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Ladies of Liberty: The Women Who Shaped Our Nation Hardcover – Bargain Price, April 8, 2008
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About the Author
Cokie Roberts is a political commentator for ABC News and NPR. She has won countless awards, and in 2008 she was named a "Living Legend" by the Library of Congress. She is the author of the number one New York Times bestseller We Are Our Mothers' Daughters. Her other books, Founding Mothers, Ladies of Liberty, and From This Day Forward (written with her husband, journalist Steven V. Roberts), also spent weeks on the bestseller list. She and her husband have also collaborated on Our Haggadah. Roberts is the mother of two and grandmother of six.
Top Customer Reviews
While I know a little bit about US history, Roberts' new book contains material that is a revelation. The letters of former First Ladies and other women who were on the scene at the founding of our nation provides the primary source material. Their takes from yesteryear on topics as diverse as infant mortality, foreign policy, and hats (!) gives a new and much-needed perspective on life and culture in early America.
While women are obviously and profoundly influential on historical events in America, Roberts had to closely study their correspondences to learn how. (In other words, "traditional" histories aren't necessarily helpful in this regard.) While perusing the letters of an age gone by, the author shows her eye for the telling (and juicy) anecdote, and she does an excellent and witty job of putting these words from yesteryear into context for the contemporary reader.
As what I've written so far reads like well-meaning blather, the best way to share my thoughts is this way:
And I'm being honest when I state that I had formerly assumed that American women's history did not significantly occur till Seneca Falls. Roberts's second well-researched volume continues documenting that history was occurring well before that landmark New York conference.
I think that our school history classes and even the structure of our very sociery would today be much different if everybody fully knew and was appreciating the role which women had in shaping this nation. White women predominate in the volume, but also included is Sacajawea. She is the indian often mythologized for helping Lewis and Clark explore what ultimately became the western United States.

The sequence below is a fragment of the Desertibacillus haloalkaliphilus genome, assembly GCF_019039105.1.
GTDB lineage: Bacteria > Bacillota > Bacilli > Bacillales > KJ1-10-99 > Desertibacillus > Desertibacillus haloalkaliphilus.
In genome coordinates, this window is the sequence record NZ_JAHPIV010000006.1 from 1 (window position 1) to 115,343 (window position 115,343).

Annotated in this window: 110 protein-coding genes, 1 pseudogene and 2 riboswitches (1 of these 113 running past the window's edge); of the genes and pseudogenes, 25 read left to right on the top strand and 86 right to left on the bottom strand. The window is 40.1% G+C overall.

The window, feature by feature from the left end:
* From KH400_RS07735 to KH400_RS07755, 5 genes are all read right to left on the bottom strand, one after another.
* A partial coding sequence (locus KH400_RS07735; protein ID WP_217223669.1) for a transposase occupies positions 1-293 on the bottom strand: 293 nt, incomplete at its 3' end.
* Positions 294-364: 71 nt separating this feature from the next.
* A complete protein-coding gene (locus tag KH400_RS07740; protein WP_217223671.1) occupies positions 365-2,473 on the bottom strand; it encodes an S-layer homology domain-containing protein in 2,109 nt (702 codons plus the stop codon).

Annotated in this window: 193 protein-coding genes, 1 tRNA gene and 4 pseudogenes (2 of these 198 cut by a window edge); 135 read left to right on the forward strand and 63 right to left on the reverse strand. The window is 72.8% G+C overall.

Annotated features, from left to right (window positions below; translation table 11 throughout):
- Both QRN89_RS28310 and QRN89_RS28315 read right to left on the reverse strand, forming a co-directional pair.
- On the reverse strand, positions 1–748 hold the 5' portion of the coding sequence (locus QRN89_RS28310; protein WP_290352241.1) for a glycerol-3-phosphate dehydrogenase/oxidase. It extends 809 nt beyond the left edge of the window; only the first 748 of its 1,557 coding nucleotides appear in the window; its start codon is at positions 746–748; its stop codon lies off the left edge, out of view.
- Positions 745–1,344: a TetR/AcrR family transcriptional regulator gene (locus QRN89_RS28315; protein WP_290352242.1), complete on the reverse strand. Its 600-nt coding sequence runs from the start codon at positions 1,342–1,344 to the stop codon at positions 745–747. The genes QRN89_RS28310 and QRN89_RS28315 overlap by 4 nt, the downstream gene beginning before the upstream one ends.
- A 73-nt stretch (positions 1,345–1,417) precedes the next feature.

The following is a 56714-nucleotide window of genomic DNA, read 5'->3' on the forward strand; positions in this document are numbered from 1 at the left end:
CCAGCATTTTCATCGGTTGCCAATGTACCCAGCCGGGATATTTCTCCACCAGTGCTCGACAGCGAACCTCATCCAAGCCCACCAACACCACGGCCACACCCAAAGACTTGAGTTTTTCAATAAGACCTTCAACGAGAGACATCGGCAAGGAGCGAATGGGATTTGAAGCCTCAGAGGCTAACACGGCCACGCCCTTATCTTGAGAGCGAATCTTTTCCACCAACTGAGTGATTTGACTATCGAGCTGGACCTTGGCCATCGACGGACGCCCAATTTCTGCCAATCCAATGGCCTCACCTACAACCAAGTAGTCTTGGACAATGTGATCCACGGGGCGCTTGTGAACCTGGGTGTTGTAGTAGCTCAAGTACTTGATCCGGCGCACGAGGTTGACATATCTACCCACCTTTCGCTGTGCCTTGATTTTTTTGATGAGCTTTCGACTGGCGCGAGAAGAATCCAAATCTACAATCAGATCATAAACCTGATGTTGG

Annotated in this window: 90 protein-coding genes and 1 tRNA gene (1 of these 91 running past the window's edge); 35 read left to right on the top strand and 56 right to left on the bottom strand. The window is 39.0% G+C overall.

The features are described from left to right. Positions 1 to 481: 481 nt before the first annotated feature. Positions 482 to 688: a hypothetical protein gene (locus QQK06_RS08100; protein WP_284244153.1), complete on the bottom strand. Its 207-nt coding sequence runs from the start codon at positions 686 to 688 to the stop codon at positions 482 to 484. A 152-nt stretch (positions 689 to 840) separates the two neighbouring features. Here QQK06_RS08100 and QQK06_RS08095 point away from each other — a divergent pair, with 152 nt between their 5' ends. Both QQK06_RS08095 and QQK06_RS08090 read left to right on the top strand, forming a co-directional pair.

And what else stands out for me is that these women aired their policy opinions in an era when they allegedly supposed to be sequestered away at home. These women then obviously had other ideas for themselves--and the nation! Such is a powerful lesson about cultural expectations and the-oft more nuanced reality.
As the daughter of former 'Congresswoman' Lindy Boggs, Roberts certainly has had her own familial experiences navigating this terrain. I do not doubt it nurtured her interest in unearthing the stories which would otherwise never get told. Reflections on the historical evolution of women's status also move this book beyond a mere collection of biographical profiles.
I'd recommend this book for anybody interested in American history and those curious about women's experiences and perspectives.
It would have been easier and simpler and less messy to devote parts or chapters to one lady and then moved on to the next. It was messy and disconjointed and I gave up after a few chapters. If you like that style of written then you'll love this book. If not you won't.
Well researched, with varying and interesting coverage of each of the included women, Ladies of Liberty is sure to be an interesting read. It is quite obvious from reading the book that Cokie Roberts enjoyed writing this book. I highly recommend it.
One could not finish the course without knowing that Martha Washington was our first First Lady and that Abigail Adams was a strong woman who helped her husband John, our second president, throughout his career. Dolley Madison may be more famous for the lunchbox sweet cakes named after her than for her powerful influence on our nation's capital for over two decades both as the wife of the unpopular fourth president, James Madison, and as the Grande Dame pillar of society as his widow. Did we know that Eliza Hamilton, wife of Alexander Hamilton, was perhaps the first American political wife who would stand, looking adoringly at a philandering husband as he admitted adultery? Not likely. What we think of as heated debate and political mudslinging today would pale compared to the harsh words in the press or uttered during debate that too often led to duels in misty meadows and murder on the steps of Congress.
As Cokie Roberts neared the publication deadline for her first book, FOUNDING MOTHERS, it became clear that there was a vast, unplumbed treasure trove of historical information in the form of personal correspondence by and about the strong women of the new nation.Read more ›
Most Recent Customer Reviews
It's a bit dry in places, but there are interesting and unusual facts sprinkled within. I got this book because of my new interest in Alexander Hamilton and his wife, Eliza. Read morePublished 1 month ago by Kathy Hunt
Love learning more about our National early female role models. They stood shoulder to shoulder with the male leaders. Read morePublished 2 months ago by Barbara A. Wutkee
Great book on great ladies. Used this for a book review in a society meeting.Published 4 months ago by Thora Goodnight
Although a very good history, as an audio book the author should have had a professional audio reader.Published 4 months ago by John F.
It's a great gift for any feminist or person who enjoys reading about the women in our history.Published 5 months ago by CrunchyTheHamster